Lyons Hall hosts 25th Mara Fox 5k Run
Natalie Weber | Monday, October 29, 2018
Traveling to Spain with her parents, Mara Fox fell in love with Toledo. She hoped to study abroad there, and planned to pursue a minor in Spanish. She was enamored with the language and wanted to serve in Spanish-speaking communities.
But she never had the chance to realize her dreams.
In 1993, while walking back to campus, the then-freshman was hit and killed by a car. According to the South Bend Tribune, the driver “was still intoxicated at the time of his arrest,” though he was never convicted of drunk driving.
To honor Fox, who was a resident in Lyons Hall, former Lyons rector Sister Kathleen Beatty started a walk in Fox’s name. In the 25 years since Fox’s death, the event has grown into a campus-wide race to raise funds for a study abroad scholarship in Fox’s name. And on Saturday, Lyons Hall hosted the last official Annual Mara Fox 5K Run and 1 Mile Fun Walk.
“We had the first real official campus-wide Mara Fox Fun Run for two reasons — not just for the scholarship, but also to raise awareness about drinking and driving,” Beatty said. “So we had a lot of the campus dorms came and supported it and came out. We had people from the community.”
More than 150 people attended this year’s race, sophomore Caroline Cooper, one of the race’s organizers, said. The scholarship funded by the race has grown to $300,000 and benefitted 51 students studying abroad in Toledo.
“I think [the race] is important because it helps raise money for the Mara Fox scholarship which allows students to study abroad in Toledo, Spain, which was one of Mara’s dreams,” Cooper said. “Students — since the year she died — have been able to go and live out part of Mara’s dream, so we definitely feel very lucky that Mara’s watching over us in Lyons, too.”
Senior Matthew Heeder is one such scholarship recipient. He said he participated in the race Saturday to support the scholarship that helped him achieve his goal of traveling to Spain.
“Really, I wouldn’t be able to go without that [scholarship],” he said. “So [it’s] just unreal to come out here and give back in some tiny part of that and meet the family and thank them in person.”
Of the race participants Saturday, freshman Michael Lee was the top male finisher and freshman Brianna Carlson was the top female finisher. Terry McCarthy, Fox’s stepfather, also participated in the race this year, a tradition he has kept up since the race was founded.
“It has been the main motivator for me to keep running all these years,” he said Saturday. “I will be running the 5k today at 83, for the 24th time, and this year I’ve run 20 races so far. And the thing that has sustained me has been this wonderful devotion that we still have for Mara.”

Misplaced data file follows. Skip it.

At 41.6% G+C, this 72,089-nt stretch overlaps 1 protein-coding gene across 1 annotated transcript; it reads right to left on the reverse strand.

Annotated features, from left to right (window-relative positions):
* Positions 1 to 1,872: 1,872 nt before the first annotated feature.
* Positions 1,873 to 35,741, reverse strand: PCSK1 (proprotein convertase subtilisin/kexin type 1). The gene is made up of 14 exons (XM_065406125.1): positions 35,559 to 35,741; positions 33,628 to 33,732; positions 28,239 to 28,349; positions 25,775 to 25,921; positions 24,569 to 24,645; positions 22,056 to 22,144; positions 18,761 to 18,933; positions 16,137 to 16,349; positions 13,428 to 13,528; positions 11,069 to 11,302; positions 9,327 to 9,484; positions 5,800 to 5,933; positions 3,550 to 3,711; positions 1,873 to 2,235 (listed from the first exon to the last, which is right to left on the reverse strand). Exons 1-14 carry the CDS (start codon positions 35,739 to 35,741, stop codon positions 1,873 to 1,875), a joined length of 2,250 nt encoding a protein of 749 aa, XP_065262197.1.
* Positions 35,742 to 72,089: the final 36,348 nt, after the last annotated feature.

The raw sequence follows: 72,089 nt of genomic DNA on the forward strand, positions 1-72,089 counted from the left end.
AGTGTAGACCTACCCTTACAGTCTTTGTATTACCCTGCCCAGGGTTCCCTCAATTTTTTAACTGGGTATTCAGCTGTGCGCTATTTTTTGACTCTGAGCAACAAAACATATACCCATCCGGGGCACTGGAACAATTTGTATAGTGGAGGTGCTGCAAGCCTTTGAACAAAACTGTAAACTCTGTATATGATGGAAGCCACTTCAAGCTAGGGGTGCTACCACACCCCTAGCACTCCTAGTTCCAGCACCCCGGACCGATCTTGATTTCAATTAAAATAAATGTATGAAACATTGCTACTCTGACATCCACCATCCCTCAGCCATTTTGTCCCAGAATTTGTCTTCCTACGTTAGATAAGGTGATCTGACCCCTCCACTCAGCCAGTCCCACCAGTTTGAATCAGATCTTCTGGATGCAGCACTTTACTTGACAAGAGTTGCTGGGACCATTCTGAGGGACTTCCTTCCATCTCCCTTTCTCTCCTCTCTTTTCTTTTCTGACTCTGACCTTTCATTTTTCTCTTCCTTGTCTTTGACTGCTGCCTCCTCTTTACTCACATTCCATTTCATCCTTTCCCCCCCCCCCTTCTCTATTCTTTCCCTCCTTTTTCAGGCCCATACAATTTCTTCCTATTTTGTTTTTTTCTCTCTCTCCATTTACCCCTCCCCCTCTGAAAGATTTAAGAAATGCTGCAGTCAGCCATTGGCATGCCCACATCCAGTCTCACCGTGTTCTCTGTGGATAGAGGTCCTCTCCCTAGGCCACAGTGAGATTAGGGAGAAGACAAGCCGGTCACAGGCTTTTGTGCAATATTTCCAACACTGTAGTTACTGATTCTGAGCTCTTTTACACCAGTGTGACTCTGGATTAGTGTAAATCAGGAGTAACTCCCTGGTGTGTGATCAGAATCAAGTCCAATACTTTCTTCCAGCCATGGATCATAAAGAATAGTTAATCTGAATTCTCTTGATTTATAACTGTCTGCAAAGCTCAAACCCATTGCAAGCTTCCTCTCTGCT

Teresa McCarthy, Fox’s mother, was also in attendance at the race. She said she remembers Fox for her spirit and love of the University.
“She was our youngest daughter — youngest of three girls — and time comes, she was a military brat and had been moved around all her life, so when she came to Notre Dame, she knew it was going to be for a full four years and she loved it,” she said. “She loved her roommates, loved her studies.”
Cooper also said in an email that Saturday’s run is not “necessarily the last run,” though Lyons Hall is looking into other possible fundraisers in honor of Mara.
“The fate of the run and future fundraising events for Mara are still in flux at this time but there will still be events for Mara in the future,” Cooper said.
Terry McCarthy said the University has promised to keep the scholarship fund going.
“Now the family of Mara Rose Fox is completely assured that the scholarship will continue in perpetuity and that makes us feel just wonderful,” he said. “But we will continue to come back to Notre Dame for special occasions — either with the international studies or with Lyons Hall. We are eternally grateful to the fact that Lyons Hall, 25 years, has made this their signature event and brought all of these people together in memory of Mara Rose.”
Beatty said she hopes the race leaves a lasting legacy that encourages people to take their decisions seriously.
“It’s good that people keep learning and take responsibility and make better decisions in life,” she said. “That’s I think the goal for all of us as human beings is constantly growing and greater awareness of what we’re supposed to be doing in our lives.”